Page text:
Review: Red Dawn

{By Michael Vuke}

red dawn posterThe folks at MGM decided it was time to reboot the classic 80’s war movie Red Dawn.

North Korea and its allies have invaded America, and we are caught right in the middle of it (the opening sequence explains how this could be plausible. Just trust me on this; it kinda works). The Eckert brothers, Jed and Matty, escape from town with a group of friends and strangers as the invaders occupy their homes. Ultimately, they decide to fight back and form the Wolverines—a guerilla group designed to be a thorn in the occupying forces side.

Jed Eckert tells the Wolverines that when he fought in the Middle East, they were the good guys enforcing peace, but now they must become the bad guys and create chaos. So, do these good bad guys (or is it bad good guys?) create a movie worth watching?

From a cinematic standpoint, Red Dawn is well done.

It isn’t the best camera work that has ever been done, but it was solid, aside from an overly spastic chase sequence. The original Red Dawn helped catapult stars like Patrick Swayze, Charlie Sheen, and some other new young actors to fame, and the remake has taken on the same mantle. Chris Hemsworth (Thor) and Josh Hutcherson (The Hunger Games) are the biggest names to headline (Red Dawn was filmed pre-Avengers/Hunger Games but had its release delayed). Other stars include Josh Peck, Adrianne Palicki, and Conner Cruise (Tom Cruise’s son). The entire cast delivered good performances; I don’t believe any of them will win any awards, but they all worked together well.

From a moral standpoint, Red Dawn is decent.

What is acceptable for you to watch is a wildly variable thing, so I won’t try to pass judgment on whether it is fine for you or not. For a full break down of everything check out Plugged In’s review. The closest thing to sex that you get in Red Dawn is a few kisses, a man saying that he misses “hot girls”, and someone referencing skinny dipping. While there was essentially no sexual content, there was a decent amount of cursing (around 60 times). Most of the language stayed in ‘milder’ territory, but there were a few stronger words.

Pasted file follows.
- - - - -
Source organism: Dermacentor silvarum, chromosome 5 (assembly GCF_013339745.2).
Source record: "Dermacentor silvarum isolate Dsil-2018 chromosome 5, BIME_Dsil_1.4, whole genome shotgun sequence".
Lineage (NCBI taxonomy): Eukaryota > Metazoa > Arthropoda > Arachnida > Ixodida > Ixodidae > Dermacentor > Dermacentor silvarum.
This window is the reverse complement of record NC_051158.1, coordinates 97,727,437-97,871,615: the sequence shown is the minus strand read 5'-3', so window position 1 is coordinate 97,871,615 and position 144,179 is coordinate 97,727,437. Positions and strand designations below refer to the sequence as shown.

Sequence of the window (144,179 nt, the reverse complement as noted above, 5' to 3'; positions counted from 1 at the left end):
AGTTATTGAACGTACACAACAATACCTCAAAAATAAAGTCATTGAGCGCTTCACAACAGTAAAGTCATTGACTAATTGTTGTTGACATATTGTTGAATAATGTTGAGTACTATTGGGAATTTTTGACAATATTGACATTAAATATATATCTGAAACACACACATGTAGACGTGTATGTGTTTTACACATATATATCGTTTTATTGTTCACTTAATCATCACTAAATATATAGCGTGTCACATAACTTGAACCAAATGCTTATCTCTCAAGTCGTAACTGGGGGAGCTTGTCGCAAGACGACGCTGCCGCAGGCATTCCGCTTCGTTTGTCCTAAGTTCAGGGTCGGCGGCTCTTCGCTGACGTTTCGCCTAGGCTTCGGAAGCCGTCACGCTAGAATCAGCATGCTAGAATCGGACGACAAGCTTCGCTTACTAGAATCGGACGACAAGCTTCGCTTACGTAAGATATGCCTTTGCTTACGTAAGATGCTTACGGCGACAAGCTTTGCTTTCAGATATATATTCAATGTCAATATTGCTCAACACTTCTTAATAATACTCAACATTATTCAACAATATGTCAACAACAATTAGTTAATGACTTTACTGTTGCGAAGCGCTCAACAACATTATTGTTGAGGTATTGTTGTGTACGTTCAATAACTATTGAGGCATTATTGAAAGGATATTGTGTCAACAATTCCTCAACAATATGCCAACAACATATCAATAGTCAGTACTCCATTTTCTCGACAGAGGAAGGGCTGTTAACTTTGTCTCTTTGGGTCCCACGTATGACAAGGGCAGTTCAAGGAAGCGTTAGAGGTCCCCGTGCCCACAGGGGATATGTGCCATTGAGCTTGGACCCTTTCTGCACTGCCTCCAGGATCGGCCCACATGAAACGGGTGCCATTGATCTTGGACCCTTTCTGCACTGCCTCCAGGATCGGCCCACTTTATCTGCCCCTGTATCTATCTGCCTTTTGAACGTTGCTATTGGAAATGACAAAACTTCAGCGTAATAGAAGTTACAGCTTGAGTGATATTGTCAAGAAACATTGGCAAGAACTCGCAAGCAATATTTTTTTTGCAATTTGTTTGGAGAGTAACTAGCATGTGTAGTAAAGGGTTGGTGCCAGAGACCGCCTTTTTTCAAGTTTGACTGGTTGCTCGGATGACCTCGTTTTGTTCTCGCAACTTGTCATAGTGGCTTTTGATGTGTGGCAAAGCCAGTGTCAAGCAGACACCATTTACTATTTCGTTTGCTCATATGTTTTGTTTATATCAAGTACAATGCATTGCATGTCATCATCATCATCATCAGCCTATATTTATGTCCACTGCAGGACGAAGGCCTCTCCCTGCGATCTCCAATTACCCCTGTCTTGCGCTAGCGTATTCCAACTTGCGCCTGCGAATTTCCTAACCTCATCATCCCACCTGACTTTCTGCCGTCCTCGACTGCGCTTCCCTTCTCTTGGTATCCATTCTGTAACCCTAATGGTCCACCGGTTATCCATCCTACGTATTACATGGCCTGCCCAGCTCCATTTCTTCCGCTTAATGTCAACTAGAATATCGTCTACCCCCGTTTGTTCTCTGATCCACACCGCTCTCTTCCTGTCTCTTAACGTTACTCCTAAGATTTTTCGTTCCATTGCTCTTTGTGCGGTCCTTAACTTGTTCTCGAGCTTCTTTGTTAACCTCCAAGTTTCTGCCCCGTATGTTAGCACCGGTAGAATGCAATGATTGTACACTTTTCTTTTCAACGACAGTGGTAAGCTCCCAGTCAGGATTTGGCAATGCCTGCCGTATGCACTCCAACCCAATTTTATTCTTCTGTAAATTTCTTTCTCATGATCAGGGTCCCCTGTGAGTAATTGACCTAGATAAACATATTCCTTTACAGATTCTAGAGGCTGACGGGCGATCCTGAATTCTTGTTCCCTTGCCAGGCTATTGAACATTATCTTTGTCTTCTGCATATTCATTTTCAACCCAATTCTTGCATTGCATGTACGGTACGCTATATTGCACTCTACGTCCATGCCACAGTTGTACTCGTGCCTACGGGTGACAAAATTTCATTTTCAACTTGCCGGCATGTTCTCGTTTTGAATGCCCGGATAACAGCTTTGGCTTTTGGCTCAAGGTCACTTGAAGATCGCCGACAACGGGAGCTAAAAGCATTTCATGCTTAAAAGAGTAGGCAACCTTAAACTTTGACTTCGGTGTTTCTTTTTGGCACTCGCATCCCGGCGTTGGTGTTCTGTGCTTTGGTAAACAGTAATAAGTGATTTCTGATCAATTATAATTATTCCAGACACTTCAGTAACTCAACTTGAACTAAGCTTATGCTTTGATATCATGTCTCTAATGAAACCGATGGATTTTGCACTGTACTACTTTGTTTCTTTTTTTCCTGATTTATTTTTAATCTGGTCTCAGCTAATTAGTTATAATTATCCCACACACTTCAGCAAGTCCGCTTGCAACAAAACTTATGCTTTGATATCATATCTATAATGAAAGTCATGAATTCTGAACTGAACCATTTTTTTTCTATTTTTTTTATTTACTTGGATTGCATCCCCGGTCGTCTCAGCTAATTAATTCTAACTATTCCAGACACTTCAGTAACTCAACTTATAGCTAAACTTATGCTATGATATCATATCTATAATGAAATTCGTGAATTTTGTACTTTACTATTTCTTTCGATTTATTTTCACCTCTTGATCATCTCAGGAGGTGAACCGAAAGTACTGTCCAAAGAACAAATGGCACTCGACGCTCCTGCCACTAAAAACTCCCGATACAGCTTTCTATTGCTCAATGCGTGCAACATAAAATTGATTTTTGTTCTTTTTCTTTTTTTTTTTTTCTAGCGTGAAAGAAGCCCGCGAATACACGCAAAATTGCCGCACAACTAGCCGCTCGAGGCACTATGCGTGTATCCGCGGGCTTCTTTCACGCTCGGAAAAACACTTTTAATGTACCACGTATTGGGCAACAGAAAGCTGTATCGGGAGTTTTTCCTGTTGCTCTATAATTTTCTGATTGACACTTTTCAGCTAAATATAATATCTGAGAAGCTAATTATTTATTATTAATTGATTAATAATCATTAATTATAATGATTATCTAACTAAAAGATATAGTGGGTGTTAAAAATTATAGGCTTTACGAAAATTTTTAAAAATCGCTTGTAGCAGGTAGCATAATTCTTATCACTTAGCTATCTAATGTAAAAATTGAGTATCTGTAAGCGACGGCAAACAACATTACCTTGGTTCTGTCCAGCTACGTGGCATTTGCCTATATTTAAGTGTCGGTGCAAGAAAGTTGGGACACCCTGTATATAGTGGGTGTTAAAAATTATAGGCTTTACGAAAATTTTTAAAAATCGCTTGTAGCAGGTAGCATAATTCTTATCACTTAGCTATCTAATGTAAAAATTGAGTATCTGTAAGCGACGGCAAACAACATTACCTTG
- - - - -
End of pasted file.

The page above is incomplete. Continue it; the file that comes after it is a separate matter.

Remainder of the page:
If you are sensitive to violence, Red Dawn might not be your movie.

The original Red Dawn was picketed by some groups for being too violent and dark, but you won’t see anyone picketing it for its violent content. There are plenty of explosions and deaths, but it is a sanitary violence. There are no fountains of blood, torture scenes, graphic images, or gore splatters. Red Dawn is an action/war movie, and it stays within traditional action movie boundaries with its violence. Deaths that would be more impactful than a soldier in a firefight usually occur just off screen or are cut away at the last minute.

War is hell.

The original Red Dawn was an unflinching look at war and morality in war, with the good guys facing issues like whether they should execute a POW and a traitor, self-sacrifice, and the terrible price of freedom; it ended standing tall in patriotic pride yet saddened by the futile loss of life and innocence that occurred. The reboot captures the patriotic pride, but skips over the emotional trauma. Where characters embraced their fear and hatred in order to survive and fight another day, they now simply fight because it is their home with none of the moral struggles that haunted the original Wolverines.

Red Dawn does not vilify war, but it doesn’t glorify it either.

It simply happens. This safe approach surrounds the whole movie, from production (changing the bad guys from Chinese to North Korean post-filming to avoid antagonizing the Chinese market) to delivery. The original movie was emotional, rough, and still causes me to wipe away a tear or two when I watch it. The remake was enjoyable, sanitary, and didn’t create a strong emotional connection.

This does not make it a bad movie, or a poorly done one, it just fulfills a different need. The new Red Dawn isn’t the product of a country afraid of being invaded by another super-power. It isn’t forcing us to face a scenario that could very well play out in the near future and all of the moral choices that would entail. The new Red Dawn is an action movie designed to entertain, distract, and make you go “OO-RAH!”

If you are looking for a well-done film that delivers fire-fights and explosions in a cohesive and enjoyable package (albeit rough around the edges), Red Dawn is for you. And afterwards, you may just find yourself throwing your fist in the air as you triumphantly scream: